common wildflower of Europe, growing in pastures and on mountainsides and cultivated in gardens, c. 1300, daiseie, from Old English dægesege, from dæges eage "day's eye;" see day (n.) + eye (n.). So called because the petals open at dawn and close at dusk. In Medieval Latin it was solis oculus "sun's eye." The use of dais eye for "the sun" is attested from early 15c.
Applied to similar plants in America, Australia, New Zealand. As a female proper name said to have been originally a pet form of Margaret (q.v.). Slang sense of "anything pretty, charming, or excellent" is by 1757.
Daisy-cutter first attested 1791, originally "a trotting horse," especially one that trots with low steps; later of cricket (1889) and baseball hits that skim along the ground. Daisy-chain is used in various figurative senses from 1856; the "group sex" sense is attested by 1941. Daisy-wheel for a removable printing unit in the form of a flat wheel is attested by 1974.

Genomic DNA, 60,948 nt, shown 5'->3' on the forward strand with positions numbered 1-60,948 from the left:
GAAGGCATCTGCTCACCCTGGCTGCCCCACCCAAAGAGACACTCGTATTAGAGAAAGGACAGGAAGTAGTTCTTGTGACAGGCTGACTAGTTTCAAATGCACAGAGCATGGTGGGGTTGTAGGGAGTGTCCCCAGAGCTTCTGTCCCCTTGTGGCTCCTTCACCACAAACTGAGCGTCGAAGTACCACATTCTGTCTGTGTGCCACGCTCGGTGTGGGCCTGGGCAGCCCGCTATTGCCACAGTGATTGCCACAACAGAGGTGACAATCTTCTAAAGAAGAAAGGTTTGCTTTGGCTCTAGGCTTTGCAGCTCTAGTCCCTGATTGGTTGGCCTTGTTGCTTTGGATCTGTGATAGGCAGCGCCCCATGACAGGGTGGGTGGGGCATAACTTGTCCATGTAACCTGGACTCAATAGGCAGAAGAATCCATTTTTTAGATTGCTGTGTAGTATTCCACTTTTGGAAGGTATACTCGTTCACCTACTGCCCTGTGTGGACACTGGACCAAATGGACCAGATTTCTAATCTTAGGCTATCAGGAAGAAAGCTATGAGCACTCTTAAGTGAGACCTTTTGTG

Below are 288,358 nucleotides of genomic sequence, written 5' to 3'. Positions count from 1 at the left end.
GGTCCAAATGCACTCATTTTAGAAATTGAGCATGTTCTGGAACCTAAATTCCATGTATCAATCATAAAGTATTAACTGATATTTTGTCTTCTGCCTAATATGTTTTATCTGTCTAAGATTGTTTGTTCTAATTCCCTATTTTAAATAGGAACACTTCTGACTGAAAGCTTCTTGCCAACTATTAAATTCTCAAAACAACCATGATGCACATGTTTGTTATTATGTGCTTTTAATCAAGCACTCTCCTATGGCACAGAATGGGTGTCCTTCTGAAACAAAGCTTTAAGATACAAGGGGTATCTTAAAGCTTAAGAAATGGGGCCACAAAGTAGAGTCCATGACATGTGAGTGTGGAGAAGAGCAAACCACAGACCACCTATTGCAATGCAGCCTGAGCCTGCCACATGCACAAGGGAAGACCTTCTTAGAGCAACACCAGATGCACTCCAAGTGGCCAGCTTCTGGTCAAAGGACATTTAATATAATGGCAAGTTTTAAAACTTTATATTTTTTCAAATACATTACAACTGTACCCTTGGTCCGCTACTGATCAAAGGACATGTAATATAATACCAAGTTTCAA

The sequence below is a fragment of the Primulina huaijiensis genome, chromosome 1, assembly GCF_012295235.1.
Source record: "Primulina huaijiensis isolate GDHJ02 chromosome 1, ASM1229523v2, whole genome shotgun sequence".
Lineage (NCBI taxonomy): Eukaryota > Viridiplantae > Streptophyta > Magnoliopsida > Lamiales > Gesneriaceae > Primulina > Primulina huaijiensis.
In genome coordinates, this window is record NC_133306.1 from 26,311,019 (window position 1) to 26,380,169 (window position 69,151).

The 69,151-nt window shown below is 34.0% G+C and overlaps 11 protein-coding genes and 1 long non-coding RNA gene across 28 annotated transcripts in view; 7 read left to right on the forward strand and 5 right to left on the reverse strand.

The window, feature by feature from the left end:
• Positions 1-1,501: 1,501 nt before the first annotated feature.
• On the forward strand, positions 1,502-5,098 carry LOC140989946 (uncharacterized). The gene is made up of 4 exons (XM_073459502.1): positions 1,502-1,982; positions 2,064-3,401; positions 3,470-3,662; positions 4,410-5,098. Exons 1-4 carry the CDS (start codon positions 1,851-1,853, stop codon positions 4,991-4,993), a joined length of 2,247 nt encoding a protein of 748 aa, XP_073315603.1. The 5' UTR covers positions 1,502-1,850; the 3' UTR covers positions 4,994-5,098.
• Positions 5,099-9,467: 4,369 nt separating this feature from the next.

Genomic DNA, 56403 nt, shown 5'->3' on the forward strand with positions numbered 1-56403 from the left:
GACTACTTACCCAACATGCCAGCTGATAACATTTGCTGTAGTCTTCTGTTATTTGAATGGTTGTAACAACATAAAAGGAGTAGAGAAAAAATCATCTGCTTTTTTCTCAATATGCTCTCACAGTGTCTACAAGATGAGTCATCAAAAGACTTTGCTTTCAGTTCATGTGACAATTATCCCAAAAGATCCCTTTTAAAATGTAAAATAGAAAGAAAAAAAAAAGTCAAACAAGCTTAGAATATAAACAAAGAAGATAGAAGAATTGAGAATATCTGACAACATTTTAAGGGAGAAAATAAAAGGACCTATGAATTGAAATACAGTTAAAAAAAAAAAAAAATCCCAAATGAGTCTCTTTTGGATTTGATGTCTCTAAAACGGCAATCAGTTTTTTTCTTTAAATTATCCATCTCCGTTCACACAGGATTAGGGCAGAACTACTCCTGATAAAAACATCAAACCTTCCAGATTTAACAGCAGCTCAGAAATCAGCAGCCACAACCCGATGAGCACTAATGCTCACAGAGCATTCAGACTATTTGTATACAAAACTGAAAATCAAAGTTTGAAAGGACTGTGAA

To push up daisies "be dead and buried" is from World War I:
"Pushing up the daisies now," said a soldier of his dead comrade. [The American Florist, vol. xlviii, March 31, 1917]
But association of the dead and the daisies is in "Ingoldsby" (1842):
Be kind to those dear little folks
When our toes are turn'd up to the daisies!
updated on January 28, 2023